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Chief Paduke

I have +- 36,000 miles on mine. Overall mpg is 19.9. Highway mileage runs about 22.5 unless it’s windy. Wind seems to really knock it down. I had a head/valve issue that had them replaced under warranty, which seems to be a fairly common occurrence. I really like the truck, I just wish the dealer had been more forthcoming about the head/valve issue early on. The issue began at about5,000 miles. I would get black smoke for 30 seconds after startup, when sitting overnight. It didn’t do it every time. I left it overnight at the dealer and they didn’t see anything. It became more frequent, and at 23,000 miles I had some good videos, so I took it in again and the dealer replaced the heads and valves. 

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jeff88
On 2/15/2019 at 1:29 PM, dogrunner said:

Not sure if they held back or not but my feeling is they are about 5 years to late with this motor offering.  Lots of people always said they wanted one in a 150 but when it’s time to buy it they change there mind. Not sure how good it’s selling but I have seen one and it’s very quiet for a diesel.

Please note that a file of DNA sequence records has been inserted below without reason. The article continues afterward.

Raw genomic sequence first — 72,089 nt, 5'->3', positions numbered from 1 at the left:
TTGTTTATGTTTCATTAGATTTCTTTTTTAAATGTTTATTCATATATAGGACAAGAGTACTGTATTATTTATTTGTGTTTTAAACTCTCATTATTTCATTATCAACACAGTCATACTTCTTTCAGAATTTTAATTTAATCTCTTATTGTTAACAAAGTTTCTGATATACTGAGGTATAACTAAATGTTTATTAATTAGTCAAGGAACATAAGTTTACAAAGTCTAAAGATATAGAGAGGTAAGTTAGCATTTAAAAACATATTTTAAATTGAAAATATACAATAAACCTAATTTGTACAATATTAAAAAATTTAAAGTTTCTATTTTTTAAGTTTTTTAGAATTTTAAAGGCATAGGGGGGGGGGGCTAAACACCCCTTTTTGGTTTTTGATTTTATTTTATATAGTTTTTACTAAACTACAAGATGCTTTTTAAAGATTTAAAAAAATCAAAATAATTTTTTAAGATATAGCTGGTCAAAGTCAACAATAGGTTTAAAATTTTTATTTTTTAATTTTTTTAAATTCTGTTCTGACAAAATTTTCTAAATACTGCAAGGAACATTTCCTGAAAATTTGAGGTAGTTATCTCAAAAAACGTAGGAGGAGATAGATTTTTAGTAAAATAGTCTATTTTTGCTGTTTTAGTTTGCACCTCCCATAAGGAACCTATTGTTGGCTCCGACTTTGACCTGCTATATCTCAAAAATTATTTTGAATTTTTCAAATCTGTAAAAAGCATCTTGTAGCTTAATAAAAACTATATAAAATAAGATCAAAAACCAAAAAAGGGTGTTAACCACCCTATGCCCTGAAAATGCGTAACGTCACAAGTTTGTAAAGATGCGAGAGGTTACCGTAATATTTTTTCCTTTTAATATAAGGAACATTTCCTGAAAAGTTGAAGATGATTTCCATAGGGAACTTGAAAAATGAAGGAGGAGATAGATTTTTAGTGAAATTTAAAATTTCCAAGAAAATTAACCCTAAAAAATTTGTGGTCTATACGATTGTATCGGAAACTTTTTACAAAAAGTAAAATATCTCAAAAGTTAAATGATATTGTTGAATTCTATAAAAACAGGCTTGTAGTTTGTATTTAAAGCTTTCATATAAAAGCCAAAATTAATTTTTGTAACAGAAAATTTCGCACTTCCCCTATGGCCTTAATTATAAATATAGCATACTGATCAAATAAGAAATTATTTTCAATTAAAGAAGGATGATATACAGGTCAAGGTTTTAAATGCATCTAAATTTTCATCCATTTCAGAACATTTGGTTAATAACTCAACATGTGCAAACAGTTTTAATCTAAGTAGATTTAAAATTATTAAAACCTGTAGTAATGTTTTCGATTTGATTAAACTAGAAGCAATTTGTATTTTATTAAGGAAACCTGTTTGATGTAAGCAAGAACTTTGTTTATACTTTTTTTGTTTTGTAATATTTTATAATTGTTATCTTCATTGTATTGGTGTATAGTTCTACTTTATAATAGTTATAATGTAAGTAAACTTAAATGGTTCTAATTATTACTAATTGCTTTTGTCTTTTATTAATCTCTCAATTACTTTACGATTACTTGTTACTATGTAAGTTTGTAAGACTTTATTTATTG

Talk about getting your mind changed, this time by a Ford sales person:  Friday night we got together with our dinner group - cajun/Mardi Gras, whoa!  Anyway, one of the couples do endurance horseback riding.  I asked Jack why he bought his Tundra with the v8 instead of the f150 with the 3.5 ecoboost.  He hauls a two horse trailer with is Tundra almost every weekend.  Jack told me the Ford salesman told him not to get the v6 but to get the v8 to haul that trailer.  (Jack says the trailer with their two horses in it is 6k + lbs.)  This was 4 years ago.  He said the Ford salesman also told him the ecoboost tech was too new and could not vouch for it being reliable for years of trailer towing.  Either that Ford salesman was trying really hard to steer Jack to the v8 based on on-hand inventory or what, Jack can't say for sure.  Based on what I'm reading above, seems like the v6 would have been more than adequate and given him better mileage; he drives the Tundra on mostly interstate about 90 miles round trip every day for work.